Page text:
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Arguably the underdog of Galician cities, Vigo is surprisingly the province's most populous, and one that can - given the chance - easily entice both city breakers and beach vacationers over to its side. Vigo's indisputable winning cards are its excellent seafood (it is, after all, the world's largest fishing port) and easy access to the stunningly beautiful Cies Islands, dubbed by the Romans "the islands of the Gods". There is a limit of 2200 daily visitors to the islands for preservation purposes, so booking a spot in advance is highly recommended (especially so during the summer). The town itself is appealing in equal measure. Alongside plenty of shopping and dining opportunities, there are a few museums worth checking out, and a good many hiking routes - the city's highest points are the O Castro, with its 2000-year-old archaeological site and panoramic public park, overlooking the Vigo estuary, and the Monte da Guía, just north along the coast. What the city may lack in architectural uniformity (its 20th-century growth happened rapidly) it more than makes up for with vibrancy of spirit, natural beauty, and a thriving nightlife.
More often than not used as a transit base or intermediate point between destinations elsewhere on the mainland and the magnificent Cies Islands, Vigo is worth a look around much more than it customarily receives credit for. With art museums, some of the world's finest seafood, breezy seaside promenades and an attractive old town, Vigo is worth lingering in for quite a while.
As one might well-expect from the world's largest fishing port, seafood reigns supreme in Vigo, and is best enjoyed as part of traditional Galician offerings such as "polbo á feira" (or "pulpo a la gallega", octopus dusted with red paprika and sprinkled with oil). There is plenty beyond fine seafood, however - "lacón con grelos", for example, is traditional pork leg with greens, and Galician "empanadas" (or meat pies).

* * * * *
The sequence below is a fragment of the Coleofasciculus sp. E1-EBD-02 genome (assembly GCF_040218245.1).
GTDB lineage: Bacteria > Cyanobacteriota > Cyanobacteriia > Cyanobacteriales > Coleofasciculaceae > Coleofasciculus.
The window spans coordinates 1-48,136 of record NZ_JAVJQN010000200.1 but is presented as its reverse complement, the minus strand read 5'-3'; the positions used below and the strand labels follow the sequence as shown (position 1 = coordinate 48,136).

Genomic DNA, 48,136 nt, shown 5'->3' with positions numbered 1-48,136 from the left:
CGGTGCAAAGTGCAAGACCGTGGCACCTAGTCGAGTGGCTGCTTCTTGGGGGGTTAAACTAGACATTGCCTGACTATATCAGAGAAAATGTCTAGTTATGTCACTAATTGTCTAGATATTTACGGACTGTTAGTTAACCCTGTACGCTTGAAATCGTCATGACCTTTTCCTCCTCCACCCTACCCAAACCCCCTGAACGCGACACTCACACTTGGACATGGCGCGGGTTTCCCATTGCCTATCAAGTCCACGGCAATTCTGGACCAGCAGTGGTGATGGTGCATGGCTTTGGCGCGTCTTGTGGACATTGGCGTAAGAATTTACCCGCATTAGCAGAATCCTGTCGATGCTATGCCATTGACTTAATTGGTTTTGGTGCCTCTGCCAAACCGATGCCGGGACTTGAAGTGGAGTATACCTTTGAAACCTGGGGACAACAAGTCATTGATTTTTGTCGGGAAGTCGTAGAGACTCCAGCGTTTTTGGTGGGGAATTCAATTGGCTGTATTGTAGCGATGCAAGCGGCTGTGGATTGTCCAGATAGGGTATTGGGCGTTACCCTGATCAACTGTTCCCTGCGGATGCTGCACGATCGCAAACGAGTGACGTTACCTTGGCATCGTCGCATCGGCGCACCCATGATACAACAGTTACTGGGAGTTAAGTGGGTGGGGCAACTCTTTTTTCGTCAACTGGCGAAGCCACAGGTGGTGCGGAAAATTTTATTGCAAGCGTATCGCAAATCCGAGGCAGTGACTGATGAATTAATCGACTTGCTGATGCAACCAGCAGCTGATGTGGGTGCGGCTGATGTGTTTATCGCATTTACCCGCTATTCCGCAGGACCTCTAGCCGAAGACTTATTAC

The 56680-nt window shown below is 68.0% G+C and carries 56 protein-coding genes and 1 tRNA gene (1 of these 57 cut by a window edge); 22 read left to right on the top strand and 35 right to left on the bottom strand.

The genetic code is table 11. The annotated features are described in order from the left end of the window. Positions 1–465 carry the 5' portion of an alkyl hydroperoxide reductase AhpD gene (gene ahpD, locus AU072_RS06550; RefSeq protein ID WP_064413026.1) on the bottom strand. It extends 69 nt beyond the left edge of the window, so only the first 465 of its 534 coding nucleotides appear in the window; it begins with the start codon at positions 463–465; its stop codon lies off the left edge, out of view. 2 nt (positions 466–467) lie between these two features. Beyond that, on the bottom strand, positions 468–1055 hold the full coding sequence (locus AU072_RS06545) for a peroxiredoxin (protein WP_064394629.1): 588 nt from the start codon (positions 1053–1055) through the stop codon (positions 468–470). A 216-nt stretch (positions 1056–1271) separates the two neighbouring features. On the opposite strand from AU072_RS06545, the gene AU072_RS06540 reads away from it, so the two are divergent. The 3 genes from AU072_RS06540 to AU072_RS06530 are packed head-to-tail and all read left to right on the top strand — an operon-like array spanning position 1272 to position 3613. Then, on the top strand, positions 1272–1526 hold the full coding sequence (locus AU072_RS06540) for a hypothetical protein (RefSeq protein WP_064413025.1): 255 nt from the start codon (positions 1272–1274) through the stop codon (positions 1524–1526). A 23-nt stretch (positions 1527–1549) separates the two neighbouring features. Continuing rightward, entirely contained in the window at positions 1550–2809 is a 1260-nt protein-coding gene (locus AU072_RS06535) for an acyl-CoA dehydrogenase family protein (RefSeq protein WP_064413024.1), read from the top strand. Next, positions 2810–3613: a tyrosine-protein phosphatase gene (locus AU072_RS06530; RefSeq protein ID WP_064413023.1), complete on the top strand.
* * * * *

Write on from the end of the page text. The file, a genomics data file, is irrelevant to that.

Whether it's traditional Spanish churros served with hot chocolate, a fine coffee brew or traditional Galician desserts that you're after, rest assured you'll find exactly what you're looking for at one of Vigo's many cafe hideaways.
Start a night out in Vigo with tapas and local Albariño wine, a product of grapes harvested on the banks of Rías Baixas, or "lower rivers". The crisp, naturally acidic Albariño whites are praised for their sophisticated aroma and fruit undertones, and are said to go very well with seafood. To follow this with dancing, try old town's Teófilo Llorente and Real Street, check out one of the beach clubs of Samil and Beiramar, or head to the lively area of Areal. Swankier Alamdea is best fit for cocktails, while Churruca's rock bars attract the alternative crowd.
Basket-weaving has a long tradition in Vigo, and the craft is still kept alive by locals (Cesteiros is a street where basket weavers once lived; craftsmen of today showcase and sell their work here, too). Woodwork, ceramics, and precious metal jewellery are some of the arts still fostered and propelled in Vigo, and modern takes on ancient forms often make for very stylish designs.
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